Old 03-24-2005, 07:36 AM   #10
ksgill
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Quote:
Originally posted by Lyko
Of course intelligence in math is related to intelligence in other subjects, just as intelligence in english is directly related to other subjects. It is two very different mindsets. People who are good in math tend to be very good with their hands (ie. mechanics), and science and math go hand in hand. People who are more verbally intellegent tend to be better at expressing themselves. The wittiest person you have ever met is probably a very intellegent english person. English is also related to more creative skills, such as art. One is not better than the other, it is just that one is very different from the other.
So non-english speakers are not intelligent?
 
Old 03-24-2005, 09:50 AM   #11
laceupboots
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I was a programmer for 10 years in the oil and gas industry. Lease Records, WPT, accounting, it was my experience that the user always gave me the formulas that I needed. I don't think I'm better at math than english. If you can add, subtract, multiply and divide, your covered. The trick is just knowing which to do when.
 
Old 03-24-2005, 12:29 PM   #12
Lyko
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Quote:
Originally posted by ksgill
So non-english speakers are not intelligent?
If you don't get it already, I would have a hard time explaining. I use the terms "math mind" and "english mind" as generalities. It goes much deeper than that. It is how your brain functions. The "math people" process numbers and equations much different than "english people". English people are good at constructing sentences and essays. They are usually more humorous than "math people", due to their ability to form sentences in a funny and witty manor. It still goes much deeper, but if you don't understand it already, then don't worry about it.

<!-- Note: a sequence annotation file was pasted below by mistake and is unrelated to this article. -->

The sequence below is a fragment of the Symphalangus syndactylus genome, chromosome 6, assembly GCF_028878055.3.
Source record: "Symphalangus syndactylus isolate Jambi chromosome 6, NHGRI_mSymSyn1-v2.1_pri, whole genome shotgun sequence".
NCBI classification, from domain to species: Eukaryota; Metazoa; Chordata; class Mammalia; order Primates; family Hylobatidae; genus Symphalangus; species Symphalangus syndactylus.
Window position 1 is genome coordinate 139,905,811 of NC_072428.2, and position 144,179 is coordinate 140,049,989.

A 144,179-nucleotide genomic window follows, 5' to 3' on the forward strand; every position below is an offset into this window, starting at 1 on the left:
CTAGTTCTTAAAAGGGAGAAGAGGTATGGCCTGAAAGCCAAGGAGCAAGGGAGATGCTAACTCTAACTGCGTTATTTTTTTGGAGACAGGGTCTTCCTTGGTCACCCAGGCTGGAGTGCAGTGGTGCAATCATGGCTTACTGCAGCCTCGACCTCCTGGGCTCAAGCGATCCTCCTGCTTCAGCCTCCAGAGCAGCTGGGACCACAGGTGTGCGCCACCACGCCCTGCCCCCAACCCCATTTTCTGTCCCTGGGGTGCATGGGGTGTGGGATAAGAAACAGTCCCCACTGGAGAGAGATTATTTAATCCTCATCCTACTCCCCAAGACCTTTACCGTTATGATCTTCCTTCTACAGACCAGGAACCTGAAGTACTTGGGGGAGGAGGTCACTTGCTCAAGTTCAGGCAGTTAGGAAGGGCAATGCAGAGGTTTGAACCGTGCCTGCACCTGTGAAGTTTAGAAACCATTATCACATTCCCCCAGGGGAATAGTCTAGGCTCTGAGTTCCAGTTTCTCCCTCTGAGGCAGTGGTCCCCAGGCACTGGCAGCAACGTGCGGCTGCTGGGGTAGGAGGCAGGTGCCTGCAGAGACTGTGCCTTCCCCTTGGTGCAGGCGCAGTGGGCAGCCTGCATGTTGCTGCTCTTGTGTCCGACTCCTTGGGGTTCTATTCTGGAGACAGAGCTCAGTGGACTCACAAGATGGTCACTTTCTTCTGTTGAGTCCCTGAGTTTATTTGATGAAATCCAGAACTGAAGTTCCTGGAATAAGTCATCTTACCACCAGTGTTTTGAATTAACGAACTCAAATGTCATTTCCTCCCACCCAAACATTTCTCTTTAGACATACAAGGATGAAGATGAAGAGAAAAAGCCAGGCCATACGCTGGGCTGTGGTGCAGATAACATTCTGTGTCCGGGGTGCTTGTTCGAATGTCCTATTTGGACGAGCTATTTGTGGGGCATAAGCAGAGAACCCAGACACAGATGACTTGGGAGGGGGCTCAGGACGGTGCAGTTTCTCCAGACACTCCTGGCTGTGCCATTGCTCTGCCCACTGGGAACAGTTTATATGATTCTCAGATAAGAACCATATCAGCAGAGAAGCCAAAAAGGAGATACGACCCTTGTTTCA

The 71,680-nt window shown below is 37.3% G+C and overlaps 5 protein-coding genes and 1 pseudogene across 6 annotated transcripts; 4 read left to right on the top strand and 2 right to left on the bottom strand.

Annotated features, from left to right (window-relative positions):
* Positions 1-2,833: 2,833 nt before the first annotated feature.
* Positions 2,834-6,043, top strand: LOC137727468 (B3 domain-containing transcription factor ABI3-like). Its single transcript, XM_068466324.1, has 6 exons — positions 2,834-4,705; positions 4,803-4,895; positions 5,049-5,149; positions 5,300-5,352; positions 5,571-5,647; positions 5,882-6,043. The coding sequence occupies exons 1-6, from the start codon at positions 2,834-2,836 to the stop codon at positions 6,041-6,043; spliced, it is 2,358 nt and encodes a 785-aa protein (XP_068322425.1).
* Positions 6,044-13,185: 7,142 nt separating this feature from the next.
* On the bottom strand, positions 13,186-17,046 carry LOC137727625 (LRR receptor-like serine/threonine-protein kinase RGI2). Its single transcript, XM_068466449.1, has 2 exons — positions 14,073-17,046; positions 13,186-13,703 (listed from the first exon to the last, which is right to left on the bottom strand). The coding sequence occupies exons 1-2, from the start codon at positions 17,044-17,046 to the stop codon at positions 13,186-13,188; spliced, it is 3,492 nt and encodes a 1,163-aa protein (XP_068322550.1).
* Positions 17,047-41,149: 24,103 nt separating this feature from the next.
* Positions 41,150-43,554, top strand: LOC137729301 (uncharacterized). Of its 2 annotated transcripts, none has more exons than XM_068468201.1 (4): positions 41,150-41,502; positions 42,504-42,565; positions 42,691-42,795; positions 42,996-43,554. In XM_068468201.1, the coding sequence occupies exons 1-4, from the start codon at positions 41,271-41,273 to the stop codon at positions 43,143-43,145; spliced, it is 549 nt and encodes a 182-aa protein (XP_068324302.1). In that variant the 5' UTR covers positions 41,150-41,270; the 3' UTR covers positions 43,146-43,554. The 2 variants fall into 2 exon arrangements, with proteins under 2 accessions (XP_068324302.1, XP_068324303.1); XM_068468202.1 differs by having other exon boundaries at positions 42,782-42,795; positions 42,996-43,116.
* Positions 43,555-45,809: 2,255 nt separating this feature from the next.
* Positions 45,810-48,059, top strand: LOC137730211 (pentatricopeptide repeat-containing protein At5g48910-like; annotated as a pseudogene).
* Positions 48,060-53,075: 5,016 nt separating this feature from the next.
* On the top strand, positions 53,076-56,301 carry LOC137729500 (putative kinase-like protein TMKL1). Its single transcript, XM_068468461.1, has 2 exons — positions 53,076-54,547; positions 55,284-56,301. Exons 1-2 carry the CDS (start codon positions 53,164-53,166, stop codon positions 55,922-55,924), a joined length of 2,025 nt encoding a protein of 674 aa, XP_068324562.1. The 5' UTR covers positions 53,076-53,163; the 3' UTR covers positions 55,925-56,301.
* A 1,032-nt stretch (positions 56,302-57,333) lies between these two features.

Old 03-24-2005, 01:33 PM   #13
Padma
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Quote:
Originally posted by ksgill
So non-english speakers are not intelligent?
Of course they're not! Haven't you ever seen non-native-English speaker's posts on the forums?

Seriously, rather than "English mind", he should have used "Language mind". Communicative skills vs analytical skills.
 
Old 03-24-2005, 09:45 PM   #14
ksgill
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Quote:
Originally posted by Lyko
If you don't get it already, I would have a hard time explaining. I use the terms "math mind" and "english mind" as generalities. It goes much deeper than that. It is how your brain functions. The "math people" process numbers and equations much different than "english people". English people are good at constructing sentences and essays. They are usually more humorous than "math people", due to their ability to form sentences in a funny and witty manor. It still goes much deeper, but if you don't understand it already, then don't worry about it.
I was just joking !!

Last edited by ksgill; 03-24-2005 at 09:46 PM.
 
Old 03-24-2005, 11:05 PM   #15
darin3200
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I am bad at math, and I have only started in programming and I'm not terrible at it, but not good either.
Before I program I make a visual chart or a flow chart of some sort to see how the program works but I always have trouble remembering the exact syntax, so it's hard.

However, I like to think I'm good with linux. I like the command line and compiling kernels. I think being left brained would help more with linux but being right brained allows you to visualize a lot of what goes on in a computer.